Free Movies! Paid for By You.
If you’re a film buff, you might be pleased to hear that the National Film Board of Canada has announced (http://www.nfb.ca/pr/scripts/display_pr.pl?id=12624&lang=us&view=gps_pr_pub_v) the opening of its new Cineroute program. This program will allow Canadians to sign on to the National Film Board site and view any of 250 movies, including NFB documentaries and animated shorts for free.
Unfortunately, there are currently some problems with signing up, as when I tried it keeps bouncing me back to the “modify your profile page”, so I’m afraid I can’t tell you whether they have any of the good stuff behind the login. You’ll just have to go there for yourself and find out. Hopefully they’ll have it fixed by the time you read this.
On the bright side, it’s nice to know that some of the tax dollars we pay that go to support culture are now actually being used so that the people who pay in can get some entertainment value from them.
After all, watching our politicians argue on CPAC is only entertaining to a certain type of person.
New Brunswick AU Student Gets Mention
Hey you! Yes, you in New Brunswick in the Nursing Program! Congratulations!
For the rest of us who don’t know what I’m talking about, the Provincial Government of New Brunswick has announced (http://www.gnb.ca/cnb/news/hw/2004e0264hw.htm) $70,000 worth of funding to go to students taking nursing programs in order to pay for their tuition and books over the fall 2003 and winter 2004 semesters.
21 nursing students received the funding, including 16 from the University of New Brunswick, 4 from the Université de Moncton, and of course one from our very own Athabasca University. Seeing an AU student get proper recognition from their provincial government for their work is something I feel has been a long time over-due, so thank you, whoever you are.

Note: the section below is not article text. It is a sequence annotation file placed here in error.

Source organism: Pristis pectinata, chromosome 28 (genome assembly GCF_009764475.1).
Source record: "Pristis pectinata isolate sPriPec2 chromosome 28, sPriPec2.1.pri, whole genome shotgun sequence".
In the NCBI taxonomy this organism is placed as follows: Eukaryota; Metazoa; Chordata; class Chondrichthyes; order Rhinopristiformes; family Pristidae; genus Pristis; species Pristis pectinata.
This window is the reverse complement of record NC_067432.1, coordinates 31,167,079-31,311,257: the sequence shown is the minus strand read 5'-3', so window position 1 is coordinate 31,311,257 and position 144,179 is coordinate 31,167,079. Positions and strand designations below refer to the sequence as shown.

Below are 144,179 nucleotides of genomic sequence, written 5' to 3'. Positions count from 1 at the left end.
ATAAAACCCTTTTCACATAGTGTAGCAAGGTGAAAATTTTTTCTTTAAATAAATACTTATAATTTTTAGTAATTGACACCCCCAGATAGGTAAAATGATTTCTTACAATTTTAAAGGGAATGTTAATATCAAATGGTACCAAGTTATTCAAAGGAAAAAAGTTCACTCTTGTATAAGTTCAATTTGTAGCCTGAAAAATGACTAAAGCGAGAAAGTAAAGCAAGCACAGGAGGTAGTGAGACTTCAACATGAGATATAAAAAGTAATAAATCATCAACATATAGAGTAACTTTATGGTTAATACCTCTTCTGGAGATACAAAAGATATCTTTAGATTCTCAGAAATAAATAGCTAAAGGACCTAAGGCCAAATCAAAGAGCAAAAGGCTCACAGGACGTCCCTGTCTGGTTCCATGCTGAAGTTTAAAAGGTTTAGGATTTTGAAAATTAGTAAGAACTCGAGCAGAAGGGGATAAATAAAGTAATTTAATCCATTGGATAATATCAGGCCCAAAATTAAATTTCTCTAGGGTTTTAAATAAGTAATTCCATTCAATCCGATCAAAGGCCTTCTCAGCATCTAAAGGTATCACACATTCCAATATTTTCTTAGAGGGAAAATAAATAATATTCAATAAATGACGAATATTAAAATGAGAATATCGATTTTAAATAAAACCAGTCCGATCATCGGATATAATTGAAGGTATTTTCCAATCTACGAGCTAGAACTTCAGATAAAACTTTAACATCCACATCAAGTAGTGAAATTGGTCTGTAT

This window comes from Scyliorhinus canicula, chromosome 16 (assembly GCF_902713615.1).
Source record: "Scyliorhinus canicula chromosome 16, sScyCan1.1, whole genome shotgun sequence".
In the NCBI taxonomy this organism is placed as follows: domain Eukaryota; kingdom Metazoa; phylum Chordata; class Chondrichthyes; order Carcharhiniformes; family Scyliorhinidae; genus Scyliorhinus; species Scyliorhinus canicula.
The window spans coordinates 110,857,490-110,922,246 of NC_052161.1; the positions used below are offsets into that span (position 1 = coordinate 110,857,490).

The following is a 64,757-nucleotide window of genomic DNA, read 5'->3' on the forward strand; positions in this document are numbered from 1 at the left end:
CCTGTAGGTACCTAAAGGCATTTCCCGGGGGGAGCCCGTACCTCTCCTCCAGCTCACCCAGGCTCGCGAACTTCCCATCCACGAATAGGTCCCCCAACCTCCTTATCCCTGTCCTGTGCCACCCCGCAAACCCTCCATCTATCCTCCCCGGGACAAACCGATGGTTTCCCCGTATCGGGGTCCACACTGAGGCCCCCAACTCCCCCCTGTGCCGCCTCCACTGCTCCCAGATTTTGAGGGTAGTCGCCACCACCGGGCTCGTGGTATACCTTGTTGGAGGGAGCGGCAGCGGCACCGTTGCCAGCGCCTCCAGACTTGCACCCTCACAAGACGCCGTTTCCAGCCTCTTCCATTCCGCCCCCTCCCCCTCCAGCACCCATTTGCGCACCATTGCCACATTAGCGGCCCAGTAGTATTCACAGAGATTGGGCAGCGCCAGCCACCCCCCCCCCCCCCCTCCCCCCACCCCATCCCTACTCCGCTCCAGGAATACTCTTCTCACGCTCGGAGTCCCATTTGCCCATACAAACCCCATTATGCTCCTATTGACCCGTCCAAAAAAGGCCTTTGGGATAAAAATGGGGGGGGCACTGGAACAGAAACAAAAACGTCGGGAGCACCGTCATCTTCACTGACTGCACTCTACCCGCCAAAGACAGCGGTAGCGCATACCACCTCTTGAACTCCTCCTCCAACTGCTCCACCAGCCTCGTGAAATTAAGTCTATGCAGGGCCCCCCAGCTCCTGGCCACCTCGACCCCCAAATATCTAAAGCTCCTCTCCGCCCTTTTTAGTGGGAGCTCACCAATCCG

With any luck, you’ll only be the first among many, but it’s still an important milestone. So best of luck in your courses, show them how good an AU education really is, and maybe we’ll be seeing more significant contributions in future.
Just what you needed, more pressure eh?
$70 Million Dollars: 3000 Seats.
The Province of British Columbia has announced (http://www2.news.gov.bc.ca/nrm_news_releases/2004OTP0029-000146.htm) it will be spending over $70 million dollars creating 3000 seats at Simon Fraser University over the next 6 years. That works out to about 23,000 per seat. Once again, I have to question the wisdom of spending that much money making seats, when if distance education was used, that much money could go into things like giving students a cheaper education or perhaps creating entirely new programs of study.
Heck, 70 million dollars is greater than AU’s annual budget. BC could easily pay the entire tuition of any students who wanted to go to distance education with that money, possibly even setting up some kind of endowment fund with it so that it could even continue in the future.
But of course, that would go against their general policy of thinking that a post-secondary education primarily benefits the student, and not realizing the benefits it brings to the whole society.
And for those of you that follow this column, I still haven’t gotten a response from my letter to the BC Minister of Advanced Education that I presented in my column a few weeks ago (http://www.ausu.org/voice/search/searchdisplay.php?ART=2563). I’ll let you know if I ever do.
A native Calgarian, Karl is perpetually nearing the completion of his Bachelor of Arts with a Major in Information Studies. He also works for the Computer Sciences Virtual Helpdesk for Athabasca University and plans to eventually go on to tutor and obtain his Master’s Degree.